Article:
This case concerns an agency worker who was dismissed from her job shortly after disclosing that she was pregnant. She subsequently sought assistance from Duncan Lewis in order to bring a claim for pregnancy discrimination against London Borough of Waltham Forest on her behalf. The case was brought before the Employment Tribunal on 7-9 and 13 November 2018 and the resulting judgment, sent to parties on 24 January 2019, found that the Claimant had suffered pregnancy discrimination by having her engagement terminated by the Council and she was awarded £22,344.25 in damages.
Miss Dowokpor, the Claimant, was engaged as an agency worker by the London Borough of Waltham Forest as a sponsorship officer. The post was advertised on a recruitment portal for a term of 12 months. She was given an initial term of three months from March 2017 but it was extended 4 times until her engagement was terminated on 30 November 2017 due to her pregnancy.
The previous sponsorship officer had been employed from October 2016 for six months and did not raise any sponsorship money during that time. His engagement was not terminated for that reason as he left voluntarily to take up another role. Shortly after starting with the Council, Miss Dowokpor was told “don’t worry too much about targets from now - we have never made any money [from sponsorship income] so anything is a bonus”. As the summer programme for the Council’s events ran from March to September, there was little expectation from management that she would raise sponsorship in 2017. Nevertheless, she had a target of £180,000 in her first year until 30 March 2018 and had raised nearly £80,000 by the time she was told that her engagement was terminating.
In April 2017, Miss Dowokpor was offered another role on a two-year fixed term contract. She informed her manager, Mr Andrews (head of commercial operations and sponsorship), that she wanted to stay and sought job security for at least 12 months. Having consulted with Ms Lee (head of culture and heritage services), she was informed by Mr Andrews that the Council had the budget to retain her role to the 31 March 2018 subject to performance reviews. During the period of her engagement her performance was never criticised.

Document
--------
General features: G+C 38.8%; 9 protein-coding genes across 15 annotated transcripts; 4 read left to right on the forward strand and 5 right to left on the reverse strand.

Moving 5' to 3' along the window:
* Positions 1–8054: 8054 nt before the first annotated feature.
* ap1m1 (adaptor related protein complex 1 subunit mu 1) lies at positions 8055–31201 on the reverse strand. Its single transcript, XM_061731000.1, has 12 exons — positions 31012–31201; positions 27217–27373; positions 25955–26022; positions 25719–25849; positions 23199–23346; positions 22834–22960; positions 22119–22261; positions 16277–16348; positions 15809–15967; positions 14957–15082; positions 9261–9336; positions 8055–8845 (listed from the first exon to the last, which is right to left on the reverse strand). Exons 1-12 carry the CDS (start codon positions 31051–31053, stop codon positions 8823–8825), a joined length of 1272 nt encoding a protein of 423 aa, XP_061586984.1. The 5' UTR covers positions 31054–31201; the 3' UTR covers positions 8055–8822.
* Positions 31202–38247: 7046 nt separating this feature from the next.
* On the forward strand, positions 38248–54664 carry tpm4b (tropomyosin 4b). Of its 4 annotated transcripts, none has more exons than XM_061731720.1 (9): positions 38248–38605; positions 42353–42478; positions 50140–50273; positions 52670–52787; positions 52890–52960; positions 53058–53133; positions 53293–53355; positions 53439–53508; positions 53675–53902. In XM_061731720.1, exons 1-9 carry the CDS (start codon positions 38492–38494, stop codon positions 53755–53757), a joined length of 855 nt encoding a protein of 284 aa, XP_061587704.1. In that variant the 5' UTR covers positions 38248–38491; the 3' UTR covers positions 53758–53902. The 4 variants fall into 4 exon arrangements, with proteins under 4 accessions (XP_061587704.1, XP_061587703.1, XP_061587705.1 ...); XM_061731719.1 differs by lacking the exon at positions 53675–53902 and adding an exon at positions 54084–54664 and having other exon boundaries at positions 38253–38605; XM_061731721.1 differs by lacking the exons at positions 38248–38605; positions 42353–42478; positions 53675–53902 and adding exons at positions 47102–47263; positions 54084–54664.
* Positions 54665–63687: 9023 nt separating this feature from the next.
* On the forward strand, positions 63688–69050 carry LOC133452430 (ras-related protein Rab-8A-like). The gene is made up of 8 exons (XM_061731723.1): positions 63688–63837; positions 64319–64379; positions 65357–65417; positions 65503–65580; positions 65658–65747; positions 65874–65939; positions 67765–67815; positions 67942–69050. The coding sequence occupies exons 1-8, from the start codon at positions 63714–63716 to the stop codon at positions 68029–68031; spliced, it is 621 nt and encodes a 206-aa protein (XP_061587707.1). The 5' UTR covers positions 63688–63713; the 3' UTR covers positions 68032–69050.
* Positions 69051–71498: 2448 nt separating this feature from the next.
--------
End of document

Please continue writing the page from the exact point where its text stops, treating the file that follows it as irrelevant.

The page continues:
In October 2017 she notified Ms Lee that she was pregnant. Ms Lee’s response was to congratulate her, give her further projects and advise her that she could work from home if required. However, prior to this knowledge in September 2017, Ms Lee had sought advice about whether there was budget for the role and the cost of retaining Miss Dowokpor until the end of March 2018. In addition, in late October 2017, Mr Andrews approached HR for advice relating to the termination of the role as the role had changed.
On 1 November 2017 Mr Andrews invited Miss Dowokpor to a “catch up” meeting with him and Ms Lee on 3 November 2017. Miss Dowokpor sought assurances that her job was safe having heard rumours that the management were unhappy about her being pregnant. Mr Andrews dismissed the rumours as “rubbish”. She was asked to attend the meeting with her sponsorship information for what she thought was a routine meeting. However, when she met with Mr Andrews, she was informed that due to “budget cuts” the role would be frozen and her contract terminated. He praised her performance and asked her to stay until the end of November to tie up outstanding work, even though the Council could have ended her engagement on one week’s notice.
On 14 November 2017, Miss Dowokpor had a further meeting with Mr Andrews. By this time, Mr Andrews had sent a letter to the DWP suggesting that it was her performance that was the reason for the termination of the engagement. In the meeting, the Claimant was told that the Council had decided to get rid of the post.
The tribunal found that the Claimant had suffered pregnancy discrimination by having her engagement terminated by the Council. Significantly, although there was no direct evidence of discrimination, the tribunal drew the following inferences from the facts: